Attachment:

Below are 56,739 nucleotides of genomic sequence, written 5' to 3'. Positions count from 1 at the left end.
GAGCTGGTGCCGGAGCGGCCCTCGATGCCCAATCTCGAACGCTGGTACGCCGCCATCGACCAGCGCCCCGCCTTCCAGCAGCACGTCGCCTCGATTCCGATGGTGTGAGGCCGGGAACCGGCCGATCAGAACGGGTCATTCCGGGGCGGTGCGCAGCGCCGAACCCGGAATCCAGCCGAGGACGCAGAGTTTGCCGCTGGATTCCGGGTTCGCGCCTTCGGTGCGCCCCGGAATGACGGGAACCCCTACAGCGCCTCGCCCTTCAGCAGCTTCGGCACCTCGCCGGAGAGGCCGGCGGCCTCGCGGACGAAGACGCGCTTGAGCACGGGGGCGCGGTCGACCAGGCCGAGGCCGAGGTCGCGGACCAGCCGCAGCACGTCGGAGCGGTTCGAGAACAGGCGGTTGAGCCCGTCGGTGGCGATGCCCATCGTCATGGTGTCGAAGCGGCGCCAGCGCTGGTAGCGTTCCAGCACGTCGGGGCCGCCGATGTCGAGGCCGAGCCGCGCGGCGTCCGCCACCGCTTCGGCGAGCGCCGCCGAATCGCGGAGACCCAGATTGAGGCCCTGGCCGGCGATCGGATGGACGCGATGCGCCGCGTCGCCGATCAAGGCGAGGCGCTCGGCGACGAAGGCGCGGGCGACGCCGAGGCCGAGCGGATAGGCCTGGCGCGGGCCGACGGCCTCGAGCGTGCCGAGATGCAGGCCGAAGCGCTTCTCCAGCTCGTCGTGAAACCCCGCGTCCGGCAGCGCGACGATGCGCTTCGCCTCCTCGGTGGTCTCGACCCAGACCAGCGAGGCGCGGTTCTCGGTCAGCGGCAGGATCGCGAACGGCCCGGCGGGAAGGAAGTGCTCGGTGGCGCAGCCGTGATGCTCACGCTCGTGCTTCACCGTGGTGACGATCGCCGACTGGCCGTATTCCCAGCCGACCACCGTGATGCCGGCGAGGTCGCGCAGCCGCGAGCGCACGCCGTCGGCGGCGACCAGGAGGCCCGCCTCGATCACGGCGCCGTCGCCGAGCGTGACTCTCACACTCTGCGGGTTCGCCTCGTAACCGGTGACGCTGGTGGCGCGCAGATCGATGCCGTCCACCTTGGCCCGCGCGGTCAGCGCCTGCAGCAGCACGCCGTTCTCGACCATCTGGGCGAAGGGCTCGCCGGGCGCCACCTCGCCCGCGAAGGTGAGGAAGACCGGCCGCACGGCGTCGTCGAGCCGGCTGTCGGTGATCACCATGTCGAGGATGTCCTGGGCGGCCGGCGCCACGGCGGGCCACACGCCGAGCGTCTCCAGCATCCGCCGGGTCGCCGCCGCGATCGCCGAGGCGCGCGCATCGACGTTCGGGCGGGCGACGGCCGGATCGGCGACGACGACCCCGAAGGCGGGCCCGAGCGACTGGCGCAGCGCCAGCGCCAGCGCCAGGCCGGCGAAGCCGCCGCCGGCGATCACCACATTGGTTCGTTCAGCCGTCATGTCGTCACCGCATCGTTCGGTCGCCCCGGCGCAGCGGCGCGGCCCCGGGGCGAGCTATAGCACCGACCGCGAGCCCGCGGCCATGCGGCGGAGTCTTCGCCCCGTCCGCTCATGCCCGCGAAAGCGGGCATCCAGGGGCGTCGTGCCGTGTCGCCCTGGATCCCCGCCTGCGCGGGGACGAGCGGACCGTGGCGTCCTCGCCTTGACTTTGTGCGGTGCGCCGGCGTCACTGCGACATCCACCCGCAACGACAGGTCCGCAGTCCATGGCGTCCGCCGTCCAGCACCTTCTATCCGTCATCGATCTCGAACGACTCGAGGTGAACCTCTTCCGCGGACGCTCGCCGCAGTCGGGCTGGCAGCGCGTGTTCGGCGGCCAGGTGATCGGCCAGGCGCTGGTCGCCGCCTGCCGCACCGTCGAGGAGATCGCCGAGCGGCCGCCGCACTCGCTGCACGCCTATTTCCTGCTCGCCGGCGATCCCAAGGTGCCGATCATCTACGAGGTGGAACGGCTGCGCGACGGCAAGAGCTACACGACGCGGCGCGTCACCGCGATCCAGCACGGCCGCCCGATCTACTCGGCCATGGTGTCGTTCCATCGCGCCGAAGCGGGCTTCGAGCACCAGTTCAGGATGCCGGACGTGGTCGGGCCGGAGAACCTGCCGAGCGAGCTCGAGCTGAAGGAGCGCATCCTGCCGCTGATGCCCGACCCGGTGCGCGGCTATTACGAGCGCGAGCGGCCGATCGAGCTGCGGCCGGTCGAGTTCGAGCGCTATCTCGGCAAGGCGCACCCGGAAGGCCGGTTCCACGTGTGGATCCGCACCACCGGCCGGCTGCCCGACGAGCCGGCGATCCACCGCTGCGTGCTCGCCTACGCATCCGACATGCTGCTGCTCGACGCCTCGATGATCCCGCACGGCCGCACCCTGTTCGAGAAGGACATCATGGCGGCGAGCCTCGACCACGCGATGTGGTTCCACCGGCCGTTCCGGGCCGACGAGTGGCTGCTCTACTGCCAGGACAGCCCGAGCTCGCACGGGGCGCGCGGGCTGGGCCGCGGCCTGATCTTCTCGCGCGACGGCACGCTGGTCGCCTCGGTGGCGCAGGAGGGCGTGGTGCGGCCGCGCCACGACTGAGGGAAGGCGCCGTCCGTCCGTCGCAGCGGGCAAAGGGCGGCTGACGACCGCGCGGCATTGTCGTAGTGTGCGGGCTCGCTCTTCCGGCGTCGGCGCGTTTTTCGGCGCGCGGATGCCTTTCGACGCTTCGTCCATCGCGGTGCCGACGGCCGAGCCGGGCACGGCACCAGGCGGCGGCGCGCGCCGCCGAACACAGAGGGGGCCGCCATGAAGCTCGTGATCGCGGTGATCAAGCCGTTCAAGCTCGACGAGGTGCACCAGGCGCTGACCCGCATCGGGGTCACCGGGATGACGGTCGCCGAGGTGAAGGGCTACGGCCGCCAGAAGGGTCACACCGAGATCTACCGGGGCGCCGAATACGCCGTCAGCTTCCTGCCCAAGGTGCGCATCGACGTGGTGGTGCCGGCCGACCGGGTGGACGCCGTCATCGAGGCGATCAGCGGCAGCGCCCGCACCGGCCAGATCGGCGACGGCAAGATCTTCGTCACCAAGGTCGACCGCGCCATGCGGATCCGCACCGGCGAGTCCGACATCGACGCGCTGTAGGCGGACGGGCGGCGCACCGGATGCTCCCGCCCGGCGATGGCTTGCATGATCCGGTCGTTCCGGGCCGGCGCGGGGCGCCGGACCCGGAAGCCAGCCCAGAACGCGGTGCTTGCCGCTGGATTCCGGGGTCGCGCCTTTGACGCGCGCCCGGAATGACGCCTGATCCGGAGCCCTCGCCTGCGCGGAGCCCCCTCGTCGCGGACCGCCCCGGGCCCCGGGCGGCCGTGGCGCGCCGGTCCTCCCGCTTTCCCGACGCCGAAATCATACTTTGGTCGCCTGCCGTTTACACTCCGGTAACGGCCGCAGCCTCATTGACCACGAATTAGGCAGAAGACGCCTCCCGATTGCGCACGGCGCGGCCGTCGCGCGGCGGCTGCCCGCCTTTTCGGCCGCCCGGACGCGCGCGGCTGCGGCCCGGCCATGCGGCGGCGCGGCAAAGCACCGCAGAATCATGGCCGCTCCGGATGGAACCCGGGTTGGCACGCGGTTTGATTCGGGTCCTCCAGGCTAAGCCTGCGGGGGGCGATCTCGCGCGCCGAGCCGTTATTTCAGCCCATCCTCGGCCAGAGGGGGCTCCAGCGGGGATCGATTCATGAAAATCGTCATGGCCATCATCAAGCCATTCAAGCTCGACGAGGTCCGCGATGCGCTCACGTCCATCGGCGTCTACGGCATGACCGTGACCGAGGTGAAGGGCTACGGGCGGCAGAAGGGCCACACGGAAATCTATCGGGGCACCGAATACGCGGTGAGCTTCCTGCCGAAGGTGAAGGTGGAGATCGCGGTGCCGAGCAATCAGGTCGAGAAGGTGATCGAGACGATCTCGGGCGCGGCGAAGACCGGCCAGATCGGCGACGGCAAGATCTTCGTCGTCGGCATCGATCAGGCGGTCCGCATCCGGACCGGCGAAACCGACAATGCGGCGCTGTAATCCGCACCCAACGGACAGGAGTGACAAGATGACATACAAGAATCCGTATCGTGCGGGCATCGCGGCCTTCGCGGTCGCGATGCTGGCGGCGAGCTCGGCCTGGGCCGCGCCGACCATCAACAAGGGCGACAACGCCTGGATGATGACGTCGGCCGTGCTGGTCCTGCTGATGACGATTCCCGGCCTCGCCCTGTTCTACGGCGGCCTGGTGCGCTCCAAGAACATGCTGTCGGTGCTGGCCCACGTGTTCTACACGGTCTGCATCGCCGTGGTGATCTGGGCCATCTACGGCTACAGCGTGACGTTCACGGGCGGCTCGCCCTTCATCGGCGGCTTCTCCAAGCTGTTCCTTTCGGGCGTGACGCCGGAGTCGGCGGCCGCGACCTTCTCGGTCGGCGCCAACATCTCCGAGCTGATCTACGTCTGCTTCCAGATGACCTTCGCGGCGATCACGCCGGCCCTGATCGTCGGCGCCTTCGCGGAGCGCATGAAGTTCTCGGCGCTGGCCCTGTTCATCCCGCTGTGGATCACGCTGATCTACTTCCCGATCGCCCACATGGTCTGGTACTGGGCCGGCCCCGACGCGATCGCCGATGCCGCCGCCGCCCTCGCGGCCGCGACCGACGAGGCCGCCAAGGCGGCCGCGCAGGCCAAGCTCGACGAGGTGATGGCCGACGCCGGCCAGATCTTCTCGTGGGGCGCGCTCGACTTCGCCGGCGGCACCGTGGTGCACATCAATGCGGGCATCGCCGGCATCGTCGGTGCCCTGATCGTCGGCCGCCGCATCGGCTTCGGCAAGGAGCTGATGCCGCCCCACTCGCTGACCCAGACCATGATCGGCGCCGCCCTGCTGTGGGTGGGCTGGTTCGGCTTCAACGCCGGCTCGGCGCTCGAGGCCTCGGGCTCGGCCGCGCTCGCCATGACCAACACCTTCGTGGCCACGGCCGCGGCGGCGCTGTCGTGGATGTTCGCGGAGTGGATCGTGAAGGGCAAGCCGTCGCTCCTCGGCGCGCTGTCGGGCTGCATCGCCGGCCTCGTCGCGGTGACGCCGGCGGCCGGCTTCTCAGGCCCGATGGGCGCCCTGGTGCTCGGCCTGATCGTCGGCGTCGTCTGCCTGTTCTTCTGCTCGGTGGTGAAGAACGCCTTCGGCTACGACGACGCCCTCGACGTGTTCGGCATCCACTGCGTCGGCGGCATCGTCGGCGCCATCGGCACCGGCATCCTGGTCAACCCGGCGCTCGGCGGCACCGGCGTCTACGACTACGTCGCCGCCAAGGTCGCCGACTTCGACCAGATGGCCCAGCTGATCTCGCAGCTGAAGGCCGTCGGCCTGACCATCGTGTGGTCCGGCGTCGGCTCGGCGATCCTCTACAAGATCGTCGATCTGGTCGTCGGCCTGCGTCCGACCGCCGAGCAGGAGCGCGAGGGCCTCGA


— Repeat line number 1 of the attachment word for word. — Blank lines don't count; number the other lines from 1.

Below are 56,739 nucleotides of genomic sequence, written 5' to 3'. Positions count from 1 at the left end.